Rob Suárez, VP, Chief Information Security Officer for BD
Cyberattacks have increased exponentially since the COVID-19 pandemic began, and the healthcare industry remains a consistent target. At the same time, the industry has also experienced multiple technology shifts that will likely become part of our “new normal” after the pandemic subsides. For example, providers and patients will likely come to expect virtual medical appointments for certain routine and follow-up visits. Similarly, connected medical devices will continue to be used to monitor patients recuperating at home well beyond the COVID-19 pandemic. For healthcare cybersecurity leaders, sustaining these changes long term means we will need to create a new normal, too—one that represents an important paradigm shift.
For the last decade, the focus in medical device cybersecurity has been on securing the networks on which medical devices operate. Yet, the boundaries for practicing healthcare have shifted. An organization’s security perimeter is no longer confined to a physical building. Instead, the perimeter now includes all the locations where healthcare employees work and where patient devices are used, including homes, businesses and myriad locations beyond the hospital campus.
Embracing Zero Trust principles
To improve the resilience of healthcare during a pandemic or any other crisis, we need to adopt Zero Trust principles. In other words, we need to assume nothing and verify everything. Instead of trusting devices inside the network, this approach means trusting no one by default and operating as though the network has already been compromised. To use the analogy of protecting your home by locking the front door, adopting Zero Trust principles means guarding your valuables as though a thief has already broken in to the house.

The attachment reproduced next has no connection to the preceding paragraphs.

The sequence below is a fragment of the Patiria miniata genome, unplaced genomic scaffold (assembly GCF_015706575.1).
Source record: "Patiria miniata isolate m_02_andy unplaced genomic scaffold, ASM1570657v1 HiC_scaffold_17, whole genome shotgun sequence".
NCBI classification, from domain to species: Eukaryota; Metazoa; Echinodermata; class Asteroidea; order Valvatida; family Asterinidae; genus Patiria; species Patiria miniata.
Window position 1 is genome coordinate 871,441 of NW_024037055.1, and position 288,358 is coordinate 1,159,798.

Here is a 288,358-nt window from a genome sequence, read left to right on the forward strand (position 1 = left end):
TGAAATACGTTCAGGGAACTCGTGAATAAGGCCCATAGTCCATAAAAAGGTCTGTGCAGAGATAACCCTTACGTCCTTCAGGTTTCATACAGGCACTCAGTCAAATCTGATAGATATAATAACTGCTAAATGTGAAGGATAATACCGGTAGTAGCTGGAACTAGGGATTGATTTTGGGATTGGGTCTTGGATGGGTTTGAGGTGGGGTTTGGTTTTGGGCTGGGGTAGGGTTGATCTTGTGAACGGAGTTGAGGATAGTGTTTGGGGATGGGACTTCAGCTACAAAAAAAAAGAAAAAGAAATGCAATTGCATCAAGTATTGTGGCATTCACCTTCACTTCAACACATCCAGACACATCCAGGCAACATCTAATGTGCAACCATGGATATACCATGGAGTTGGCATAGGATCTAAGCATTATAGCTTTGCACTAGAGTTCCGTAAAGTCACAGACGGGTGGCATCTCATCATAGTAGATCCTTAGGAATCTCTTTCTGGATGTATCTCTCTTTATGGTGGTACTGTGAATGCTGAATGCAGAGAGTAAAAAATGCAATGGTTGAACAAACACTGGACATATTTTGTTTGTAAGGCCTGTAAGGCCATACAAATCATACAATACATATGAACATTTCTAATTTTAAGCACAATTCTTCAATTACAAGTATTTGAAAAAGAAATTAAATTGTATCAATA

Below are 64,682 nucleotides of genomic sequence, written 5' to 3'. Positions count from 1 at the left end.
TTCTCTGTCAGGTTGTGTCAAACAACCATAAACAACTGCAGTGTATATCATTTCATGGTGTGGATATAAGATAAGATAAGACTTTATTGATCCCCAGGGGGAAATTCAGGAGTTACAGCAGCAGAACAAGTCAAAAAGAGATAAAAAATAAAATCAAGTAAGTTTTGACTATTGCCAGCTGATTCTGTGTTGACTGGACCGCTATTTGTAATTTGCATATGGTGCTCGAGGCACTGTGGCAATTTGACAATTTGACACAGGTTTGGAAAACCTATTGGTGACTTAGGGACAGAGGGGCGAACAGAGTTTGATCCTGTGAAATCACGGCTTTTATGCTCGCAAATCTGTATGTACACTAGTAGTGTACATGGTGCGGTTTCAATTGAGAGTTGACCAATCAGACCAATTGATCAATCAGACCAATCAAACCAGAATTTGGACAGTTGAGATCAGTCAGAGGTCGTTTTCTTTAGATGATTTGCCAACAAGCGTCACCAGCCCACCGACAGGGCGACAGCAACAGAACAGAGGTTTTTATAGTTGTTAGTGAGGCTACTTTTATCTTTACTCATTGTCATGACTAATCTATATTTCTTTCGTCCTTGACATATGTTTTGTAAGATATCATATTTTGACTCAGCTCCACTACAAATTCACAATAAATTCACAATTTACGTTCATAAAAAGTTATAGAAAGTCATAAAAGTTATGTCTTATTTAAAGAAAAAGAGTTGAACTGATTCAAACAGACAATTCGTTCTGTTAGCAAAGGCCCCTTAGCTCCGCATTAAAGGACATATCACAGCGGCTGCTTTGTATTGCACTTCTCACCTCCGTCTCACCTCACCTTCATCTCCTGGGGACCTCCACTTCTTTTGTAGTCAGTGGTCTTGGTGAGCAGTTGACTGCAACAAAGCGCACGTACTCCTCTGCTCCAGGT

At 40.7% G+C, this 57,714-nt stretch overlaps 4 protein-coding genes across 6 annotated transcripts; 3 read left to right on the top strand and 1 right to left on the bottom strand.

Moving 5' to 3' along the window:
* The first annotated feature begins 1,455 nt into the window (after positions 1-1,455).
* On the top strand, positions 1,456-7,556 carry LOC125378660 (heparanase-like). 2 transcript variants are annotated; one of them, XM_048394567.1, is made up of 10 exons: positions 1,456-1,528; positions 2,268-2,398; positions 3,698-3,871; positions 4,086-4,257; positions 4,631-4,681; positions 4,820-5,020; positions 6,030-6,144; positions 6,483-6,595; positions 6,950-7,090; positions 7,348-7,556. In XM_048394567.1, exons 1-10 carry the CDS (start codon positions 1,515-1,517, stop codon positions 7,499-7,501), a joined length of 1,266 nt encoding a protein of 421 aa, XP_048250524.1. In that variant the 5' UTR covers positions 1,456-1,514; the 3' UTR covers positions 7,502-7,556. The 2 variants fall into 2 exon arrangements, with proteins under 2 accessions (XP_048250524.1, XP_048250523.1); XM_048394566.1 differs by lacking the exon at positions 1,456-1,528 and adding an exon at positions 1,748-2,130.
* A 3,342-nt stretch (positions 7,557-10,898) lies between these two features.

Making this approach part of our new normal means we must accept that strong passwords and virtual private networks (VPNs) are not enough. Instead, we need to incorporate additional criteria to authenticate and authorize access—such as location, user behaviors and device health—to strengthen our approach and take cybersecurity to the next level.
Interfaith Medical Center, a 287-bed non-profit teaching hospital in Brooklyn, New York, with ambulatory care clinics that treat more than 250,000 patients every year, began to incorporate Zero Trust principles in 2015. Christopher Frenz, assistant vice president of information security for Interfaith, is a strong proponent. “Organizations need to fundamentally shift their approach to cybersecurity and focus more on proactive strategies that only allow for known good behaviors, rather than focusing on reactive strategies,” advises Frenz.
“A reactive approach to security protects you against yesterday’s threats,” Frenz said. “Taking a Zero Trust approach to security, in which any unapproved behavior is blocked by default, is becoming an increasingly critical approach to dealing with the growing number and sophistication of cyber threats. In a modern hospital, it is crucial to remember that cybersecurity can directly impact patient safety, and as such we must ensure that measures are in place to mitigate the spread of cyber threats through our networks. Zero trust is a key control for minimizing the lateral movement of such threats.”
Just as the healthcare industry has come together to adapt and scale beyond the hospital to manage the current demand for healthcare services, we will need to come together to define how medical technology will be protected when it moves from a hospital room to a pharmacy, grocery store or patient’s home. Across the industry, as we look toward creating a new normal beyond the COVID-19 pandemic, we cannot ignore the opportunity to bolster our approach to cybersecurity by more broadly embracing Zero Trust principles.
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